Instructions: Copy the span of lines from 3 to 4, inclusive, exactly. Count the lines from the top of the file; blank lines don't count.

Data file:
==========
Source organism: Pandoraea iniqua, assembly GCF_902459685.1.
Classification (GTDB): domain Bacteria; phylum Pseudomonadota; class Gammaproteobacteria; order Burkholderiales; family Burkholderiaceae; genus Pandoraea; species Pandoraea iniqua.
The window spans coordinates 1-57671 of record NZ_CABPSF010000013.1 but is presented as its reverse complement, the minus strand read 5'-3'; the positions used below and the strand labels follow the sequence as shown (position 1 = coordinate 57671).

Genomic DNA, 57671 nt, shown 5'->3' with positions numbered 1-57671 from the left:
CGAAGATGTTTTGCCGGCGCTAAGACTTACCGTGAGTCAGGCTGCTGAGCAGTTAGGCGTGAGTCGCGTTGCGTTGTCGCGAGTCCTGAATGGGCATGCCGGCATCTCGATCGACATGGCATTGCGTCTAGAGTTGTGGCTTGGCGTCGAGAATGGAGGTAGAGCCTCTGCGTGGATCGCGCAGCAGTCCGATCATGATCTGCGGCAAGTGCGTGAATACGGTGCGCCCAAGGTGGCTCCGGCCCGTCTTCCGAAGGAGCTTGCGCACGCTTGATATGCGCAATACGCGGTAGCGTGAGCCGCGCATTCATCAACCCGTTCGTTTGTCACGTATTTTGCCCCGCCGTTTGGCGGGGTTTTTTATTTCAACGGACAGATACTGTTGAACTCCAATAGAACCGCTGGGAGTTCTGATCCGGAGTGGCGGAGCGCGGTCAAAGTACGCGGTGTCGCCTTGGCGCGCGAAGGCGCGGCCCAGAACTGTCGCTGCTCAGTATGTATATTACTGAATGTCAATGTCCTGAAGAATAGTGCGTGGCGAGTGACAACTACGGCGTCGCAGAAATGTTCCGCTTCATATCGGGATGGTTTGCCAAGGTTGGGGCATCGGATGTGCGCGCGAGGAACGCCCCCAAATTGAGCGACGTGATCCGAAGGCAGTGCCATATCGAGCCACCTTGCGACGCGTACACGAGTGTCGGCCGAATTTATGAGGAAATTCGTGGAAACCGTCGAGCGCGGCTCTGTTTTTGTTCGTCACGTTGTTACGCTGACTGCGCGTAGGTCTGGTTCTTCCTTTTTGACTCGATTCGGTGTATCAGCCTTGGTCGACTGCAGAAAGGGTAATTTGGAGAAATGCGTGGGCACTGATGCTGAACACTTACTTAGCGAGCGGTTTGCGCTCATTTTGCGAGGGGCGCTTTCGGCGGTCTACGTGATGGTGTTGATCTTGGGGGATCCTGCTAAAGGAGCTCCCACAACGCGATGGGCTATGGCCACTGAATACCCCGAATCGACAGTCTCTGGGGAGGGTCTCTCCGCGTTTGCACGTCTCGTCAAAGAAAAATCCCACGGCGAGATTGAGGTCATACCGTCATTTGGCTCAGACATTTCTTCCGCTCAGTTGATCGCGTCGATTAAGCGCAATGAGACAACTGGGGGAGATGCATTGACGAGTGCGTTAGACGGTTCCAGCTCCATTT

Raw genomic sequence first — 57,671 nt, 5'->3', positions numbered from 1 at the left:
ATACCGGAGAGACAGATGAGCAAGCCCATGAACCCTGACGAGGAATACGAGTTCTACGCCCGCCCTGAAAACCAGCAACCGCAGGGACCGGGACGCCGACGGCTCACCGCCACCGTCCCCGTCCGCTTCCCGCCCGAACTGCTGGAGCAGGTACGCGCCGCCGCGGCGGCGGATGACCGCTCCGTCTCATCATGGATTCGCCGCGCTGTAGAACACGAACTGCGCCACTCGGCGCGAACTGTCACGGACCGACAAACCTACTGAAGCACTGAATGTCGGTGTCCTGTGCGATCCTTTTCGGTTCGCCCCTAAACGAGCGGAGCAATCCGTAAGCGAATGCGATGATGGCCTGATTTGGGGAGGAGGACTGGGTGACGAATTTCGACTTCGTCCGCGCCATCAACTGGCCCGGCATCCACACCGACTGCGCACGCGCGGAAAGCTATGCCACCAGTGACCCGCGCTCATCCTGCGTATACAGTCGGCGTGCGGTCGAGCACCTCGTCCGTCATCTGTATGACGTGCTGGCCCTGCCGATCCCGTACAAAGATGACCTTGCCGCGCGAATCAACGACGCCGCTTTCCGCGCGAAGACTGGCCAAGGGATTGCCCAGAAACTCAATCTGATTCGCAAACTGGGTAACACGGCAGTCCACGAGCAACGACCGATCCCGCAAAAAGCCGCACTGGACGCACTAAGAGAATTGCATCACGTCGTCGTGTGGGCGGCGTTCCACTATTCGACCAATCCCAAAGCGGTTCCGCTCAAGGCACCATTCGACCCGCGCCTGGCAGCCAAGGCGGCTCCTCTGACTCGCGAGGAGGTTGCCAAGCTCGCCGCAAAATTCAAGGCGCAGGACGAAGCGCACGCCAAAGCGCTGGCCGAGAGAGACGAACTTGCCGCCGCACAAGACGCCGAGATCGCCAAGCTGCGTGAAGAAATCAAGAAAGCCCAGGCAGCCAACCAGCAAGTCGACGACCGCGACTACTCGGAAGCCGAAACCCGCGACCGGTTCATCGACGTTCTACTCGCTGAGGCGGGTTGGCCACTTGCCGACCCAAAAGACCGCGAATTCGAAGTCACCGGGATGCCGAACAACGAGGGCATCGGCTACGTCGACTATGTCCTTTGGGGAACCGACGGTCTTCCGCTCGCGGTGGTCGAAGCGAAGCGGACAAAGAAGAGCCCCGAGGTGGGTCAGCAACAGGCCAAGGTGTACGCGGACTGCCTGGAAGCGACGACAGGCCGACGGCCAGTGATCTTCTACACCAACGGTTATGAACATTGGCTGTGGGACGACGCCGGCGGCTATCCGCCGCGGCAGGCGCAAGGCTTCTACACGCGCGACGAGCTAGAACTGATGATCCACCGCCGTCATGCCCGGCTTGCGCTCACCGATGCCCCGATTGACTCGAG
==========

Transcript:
The window spans coordinates 1-57671 of record NZ_CABPSF010000013.1 but is presented as its reverse complement, the minus strand read 5'-3'; the positions used below and the strand labels follow the sequence as shown (position 1 = coordinate 57671).

Genomic DNA, 57671 nt, shown 5'->3' with positions numbered 1-57671 from the left: